“Just because white men were once the face of classical composition in the past does not mean that it is something that should continue to be reinforced in the future.” (Hustler Staff/Emery Little)

Finding My Voice: The lack of representation in classical music

A look into the inequality of classical music and the white-male dominance of composition.

When thinking of the most famous classical composers, the names which come to mind may be Mozart, Beethoven, Bach, Debussy, Handel, Brahms and so on. All of these composers have something in common: they are dead white men. Classical music is rooted in tradition and can often get stuck in the past—a past where the face of classical music is white men. While advancements have been made to diversify classical composers, there are still many barriers. 

Historically, attending classical music performances was often used as a display of wealth and cultural sophistication, a tradition which remains somewhat true today. To be classically trained in an instrument, thousands of dollars are needed to fund years of private lessons. Due to the wealth distribution in America, white and Asian students are more likely to be able to afford this luxury than other non-white or non-Asian aspiring musicians. Furthermore, prior to the 20th century, classical music compositions were almost entirely published by white men due to the status quo of racial and gender-based roles in society. An NPR article expands upon this, telling the story of the forgotten female composers of the 17th century.

Speaking from my own experience, I’ve been singing classical music since I was in the seventh grade. Throughout the past eight years of this practice, I have only ever performed solo classical voice music that was written by white men. This semester, I was assigned my first ever piece written by a Black composer and my second piece written by a woman. I was excited for this opportunity; however, the assignment also made me realize that the music I have practiced for years represented a stark lack of diversity.

Despite the incredible contributions of musicians of color to classical music for over the last centurysuch as Florence Price, William Grant Still and George Walkerthe classical music field is dominated by mainly white and Asian people, both in terms of performers and composers. Photographs of prominent American orchestras paint this image. Classical music has a long history of racism and sexism which has established the white-male composer as the face of classical composition. Due to centuries of white-male dominance in the music industry, there is a great deal of music that has been composed by this demographic. However, there are countless pieces of music composed by musicians of color and women that continue to take a back seat in the world of classical music.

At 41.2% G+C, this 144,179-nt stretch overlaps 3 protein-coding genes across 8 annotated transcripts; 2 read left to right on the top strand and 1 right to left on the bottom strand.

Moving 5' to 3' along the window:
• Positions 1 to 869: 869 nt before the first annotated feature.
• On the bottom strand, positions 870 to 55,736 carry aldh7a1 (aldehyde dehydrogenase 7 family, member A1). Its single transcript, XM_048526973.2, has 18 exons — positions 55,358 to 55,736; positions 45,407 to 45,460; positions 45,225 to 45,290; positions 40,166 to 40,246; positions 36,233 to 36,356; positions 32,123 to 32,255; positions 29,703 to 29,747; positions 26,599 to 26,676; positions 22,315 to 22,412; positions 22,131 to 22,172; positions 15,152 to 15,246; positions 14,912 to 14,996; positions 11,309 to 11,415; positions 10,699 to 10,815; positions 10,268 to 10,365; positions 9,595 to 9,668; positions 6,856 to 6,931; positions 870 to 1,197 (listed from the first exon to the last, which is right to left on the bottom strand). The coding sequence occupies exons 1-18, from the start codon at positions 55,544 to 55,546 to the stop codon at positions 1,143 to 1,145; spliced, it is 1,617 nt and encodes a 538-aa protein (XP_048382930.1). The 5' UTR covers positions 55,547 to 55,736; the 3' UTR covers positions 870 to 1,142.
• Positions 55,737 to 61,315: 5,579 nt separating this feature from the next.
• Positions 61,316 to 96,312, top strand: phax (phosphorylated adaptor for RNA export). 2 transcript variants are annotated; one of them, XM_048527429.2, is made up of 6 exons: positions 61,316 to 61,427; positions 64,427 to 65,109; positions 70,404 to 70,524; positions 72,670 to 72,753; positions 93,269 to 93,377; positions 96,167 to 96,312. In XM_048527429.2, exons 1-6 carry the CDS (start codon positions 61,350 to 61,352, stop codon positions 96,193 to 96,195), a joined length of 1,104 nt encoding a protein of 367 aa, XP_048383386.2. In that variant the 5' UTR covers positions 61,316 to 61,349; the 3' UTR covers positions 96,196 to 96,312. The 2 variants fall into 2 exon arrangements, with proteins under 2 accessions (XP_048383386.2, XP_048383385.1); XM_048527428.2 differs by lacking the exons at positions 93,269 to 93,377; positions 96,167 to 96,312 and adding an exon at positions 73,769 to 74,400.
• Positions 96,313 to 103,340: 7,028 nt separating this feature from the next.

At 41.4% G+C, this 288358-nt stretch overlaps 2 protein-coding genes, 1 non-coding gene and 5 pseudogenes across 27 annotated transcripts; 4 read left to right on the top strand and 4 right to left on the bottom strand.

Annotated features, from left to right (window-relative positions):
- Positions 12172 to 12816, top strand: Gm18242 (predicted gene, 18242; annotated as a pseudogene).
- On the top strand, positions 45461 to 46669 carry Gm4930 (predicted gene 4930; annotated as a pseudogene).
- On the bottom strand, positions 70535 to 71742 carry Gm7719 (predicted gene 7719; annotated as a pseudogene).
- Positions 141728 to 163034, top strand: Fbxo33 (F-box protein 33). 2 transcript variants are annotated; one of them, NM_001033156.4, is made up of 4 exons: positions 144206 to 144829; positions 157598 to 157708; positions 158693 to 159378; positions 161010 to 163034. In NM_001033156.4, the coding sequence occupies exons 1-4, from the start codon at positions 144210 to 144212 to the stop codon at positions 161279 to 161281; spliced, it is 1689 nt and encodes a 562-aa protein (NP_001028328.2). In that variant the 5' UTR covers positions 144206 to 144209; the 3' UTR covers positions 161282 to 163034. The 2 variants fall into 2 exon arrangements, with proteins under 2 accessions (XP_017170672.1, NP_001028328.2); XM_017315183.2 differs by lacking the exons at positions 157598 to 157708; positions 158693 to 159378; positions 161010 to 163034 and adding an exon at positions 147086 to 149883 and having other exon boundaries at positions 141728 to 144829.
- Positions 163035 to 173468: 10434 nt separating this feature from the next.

It is important to be aware that there are times when these composers’ works are showcased, but rather than include the work for its beauty, the compositions are instead an example of tokenism. In this sense, the compositions of these minority composers are used to diversify the collection of music within any given organization to maintain an image of racial equality. Black, indigenous and female composers are rarely represented in major classical music venues to the same extent as white men, except when it’s Women’s or Black History Month. Furthermore, the songs of Black composers are often kept in African American song anthologies rather than being integrated with the far more popular, and largely white, anthologies. Once again, their work is portrayed for the identity of the composer rather than in recognition of the work. 

Coming from my background as a white woman from the suburbs of Washington state, I wasn’t always conscious of these nuances in the classical music world. Thankfully, my classes at Vanderbilt, both within and outside of Blair, have shed light on the issues of representation within this field that I love so much. I urge the Blair School of Music to not only discuss these issues within the classroom, but perform these pieces on stage. For inclusivity to truly be exercised, it is important to remind both students and teachers of the importance of recognizing the works of composers from all backgrounds. Just because white men were once the face of classical composition in the past does not mean that it is something that should continue to be reinforced in the future. 

For anyone interested in listening to examples of the beautiful music that a variety of composers have created, I have made a YouTube playlist of some of my, my classmates’ and my teacher’s favorites. Enjoy!